Surprise! It’s Randi blogging for the first time on this blog…Ever since the recent, highly publicized cyber breach incidents – whether warranted or not (see Broc’s recent blog) – it seems like hardly a day goes by without media coverage & third-party commentary about the board’s risk oversight role. This new Deloitte report– which addresses Deloitte’s findings of a global study addressing the prevalence and drivers of board-level risk committees – is very timely.
A primary theme is that board risk committees are just one tool that boards should at least consider to help effect their risk oversight responsibilities. That said, as the study shows, board risk committees (stand-alone or hybrid) for large companies outside the highly regulated financial services industry (FSI) are still relatively uncommon globally – and virtually non-existent in the US. This is the kind of benchmarking information most boards like to be aware of.
Most commonly, US boards effect their risk oversight by allocating responsibilities among multiple board committees; the balance typically retain responsibility at the full-board level. However, like all other governance practices, re-evaluating the approach to risk oversight periodically in the context of evolving macro & company-specific circumstances is important – even if it appears that the status quo is working. Sometimes this means reviewing particular governance practices outside of the board’s slated review time frame (e.g., proxy season). This report assists that review process by teeing up for the board’s consideration these potential benefits of a risk committee:
Depending on the organization and its industry, risks, and regulatory and risk governance needs, a board-level risk committee can enable the board to:
- Assert and articulate its risk-related roles and responsibilities more clearly and forcefully.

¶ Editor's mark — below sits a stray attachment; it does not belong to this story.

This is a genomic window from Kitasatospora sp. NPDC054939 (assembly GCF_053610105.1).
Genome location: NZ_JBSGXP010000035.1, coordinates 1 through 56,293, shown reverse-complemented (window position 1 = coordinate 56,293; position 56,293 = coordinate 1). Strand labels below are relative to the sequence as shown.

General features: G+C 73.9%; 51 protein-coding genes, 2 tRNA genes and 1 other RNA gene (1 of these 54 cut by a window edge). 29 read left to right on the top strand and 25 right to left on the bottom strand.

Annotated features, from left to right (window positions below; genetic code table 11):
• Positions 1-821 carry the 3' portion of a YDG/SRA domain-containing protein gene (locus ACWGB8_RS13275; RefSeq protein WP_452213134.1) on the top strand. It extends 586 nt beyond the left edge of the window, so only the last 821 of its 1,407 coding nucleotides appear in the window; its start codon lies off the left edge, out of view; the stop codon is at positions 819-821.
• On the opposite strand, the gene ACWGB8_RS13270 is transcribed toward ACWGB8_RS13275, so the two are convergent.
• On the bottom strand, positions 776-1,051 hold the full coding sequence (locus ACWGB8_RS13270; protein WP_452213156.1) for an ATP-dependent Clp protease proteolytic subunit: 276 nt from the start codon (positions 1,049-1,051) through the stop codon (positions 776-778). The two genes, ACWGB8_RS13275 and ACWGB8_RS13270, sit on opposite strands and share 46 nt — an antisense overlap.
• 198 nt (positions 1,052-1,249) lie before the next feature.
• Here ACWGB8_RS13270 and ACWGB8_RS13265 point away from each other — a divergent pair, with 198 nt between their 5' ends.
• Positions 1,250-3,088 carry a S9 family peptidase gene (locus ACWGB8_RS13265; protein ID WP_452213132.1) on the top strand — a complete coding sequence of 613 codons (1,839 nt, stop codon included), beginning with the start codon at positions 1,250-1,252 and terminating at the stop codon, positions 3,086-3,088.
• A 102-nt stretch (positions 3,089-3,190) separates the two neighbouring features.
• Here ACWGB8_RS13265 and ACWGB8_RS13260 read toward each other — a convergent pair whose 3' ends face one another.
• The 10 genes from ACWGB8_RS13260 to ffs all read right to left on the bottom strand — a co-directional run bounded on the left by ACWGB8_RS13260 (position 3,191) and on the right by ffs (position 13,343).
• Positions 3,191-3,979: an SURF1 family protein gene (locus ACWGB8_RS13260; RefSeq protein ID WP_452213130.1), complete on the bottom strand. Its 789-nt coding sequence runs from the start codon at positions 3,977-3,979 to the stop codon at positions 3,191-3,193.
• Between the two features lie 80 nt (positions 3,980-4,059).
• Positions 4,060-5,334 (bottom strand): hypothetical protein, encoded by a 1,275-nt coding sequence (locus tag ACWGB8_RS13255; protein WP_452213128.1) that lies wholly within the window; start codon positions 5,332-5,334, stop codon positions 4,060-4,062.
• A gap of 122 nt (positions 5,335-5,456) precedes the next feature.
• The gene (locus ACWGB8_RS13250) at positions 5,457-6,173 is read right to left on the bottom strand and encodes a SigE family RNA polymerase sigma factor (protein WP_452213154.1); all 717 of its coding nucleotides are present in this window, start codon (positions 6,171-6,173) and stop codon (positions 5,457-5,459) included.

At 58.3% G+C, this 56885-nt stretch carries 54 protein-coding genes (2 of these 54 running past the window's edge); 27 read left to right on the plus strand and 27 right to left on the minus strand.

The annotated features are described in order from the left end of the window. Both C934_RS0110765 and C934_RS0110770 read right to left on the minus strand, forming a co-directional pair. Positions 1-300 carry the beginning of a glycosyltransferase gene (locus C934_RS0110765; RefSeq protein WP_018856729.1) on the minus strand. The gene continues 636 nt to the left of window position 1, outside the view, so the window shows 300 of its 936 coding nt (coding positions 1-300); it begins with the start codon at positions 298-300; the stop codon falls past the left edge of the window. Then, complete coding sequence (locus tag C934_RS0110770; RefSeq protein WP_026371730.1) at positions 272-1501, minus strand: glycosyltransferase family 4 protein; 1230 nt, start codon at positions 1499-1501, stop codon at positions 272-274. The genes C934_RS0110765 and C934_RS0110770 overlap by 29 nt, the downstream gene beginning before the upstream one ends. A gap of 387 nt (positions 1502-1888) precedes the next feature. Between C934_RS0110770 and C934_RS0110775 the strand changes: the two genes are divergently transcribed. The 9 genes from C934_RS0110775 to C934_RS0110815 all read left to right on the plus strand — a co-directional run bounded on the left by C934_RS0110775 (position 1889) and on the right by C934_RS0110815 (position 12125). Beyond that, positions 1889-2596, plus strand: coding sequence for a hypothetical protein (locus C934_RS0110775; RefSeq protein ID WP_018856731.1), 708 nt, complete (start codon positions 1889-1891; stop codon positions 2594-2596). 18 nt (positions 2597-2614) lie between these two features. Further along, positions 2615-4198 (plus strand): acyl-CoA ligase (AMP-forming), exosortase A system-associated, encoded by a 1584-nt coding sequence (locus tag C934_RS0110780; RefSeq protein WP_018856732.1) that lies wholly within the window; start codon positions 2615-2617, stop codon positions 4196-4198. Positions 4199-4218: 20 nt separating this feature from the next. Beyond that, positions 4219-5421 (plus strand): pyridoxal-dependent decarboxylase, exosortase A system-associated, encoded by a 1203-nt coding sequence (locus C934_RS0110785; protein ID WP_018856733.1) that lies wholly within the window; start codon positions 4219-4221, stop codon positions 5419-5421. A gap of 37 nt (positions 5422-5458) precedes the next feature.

- Establish its oversight of strategic risks, as well as the scope of its oversight of operational, financial, compliance, and other risks.
- Task specific board members, external directors, and other individuals with overseeing risk and interacting with management and the chief risk officer.
- Recruit board members with greater risk governance and risk management experience and expertise.
- Keep the board more fully informed regarding risks, risk exposures, and the risk management infrastructure.
Importantly, the report emphasizes that – outside of the FSI – risk committees aren’t normally required, and may not be desirable for every company. Each board needs to determine for itself how best to effect its risk oversight responsibilities; a dedicated risk committee is just one of several potential approaches. As noted in my previous blog about board technology committees, some boards function most effectively at the full board level with minimal work conducted in standing committees – whereas others function primarily through their standing committees. Both approaches can be equally effective. Along those lines, the board can certainly achieve the risk oversight benefits identified in the report without establishing a dedicated risk committee.
Should Directors Be Allowed to Attend All Committee Meetings?
Speaking of board committees, I couldn’t help but to add my 2 cents to a current spirited debate on LinkedIn about whether it’s appropriate for all board members to attend all committee meetings. It quickly became clear in my following of this group discussion that not only are the views about this topic widely divergent, but that my views appear to be in the minority on this issue.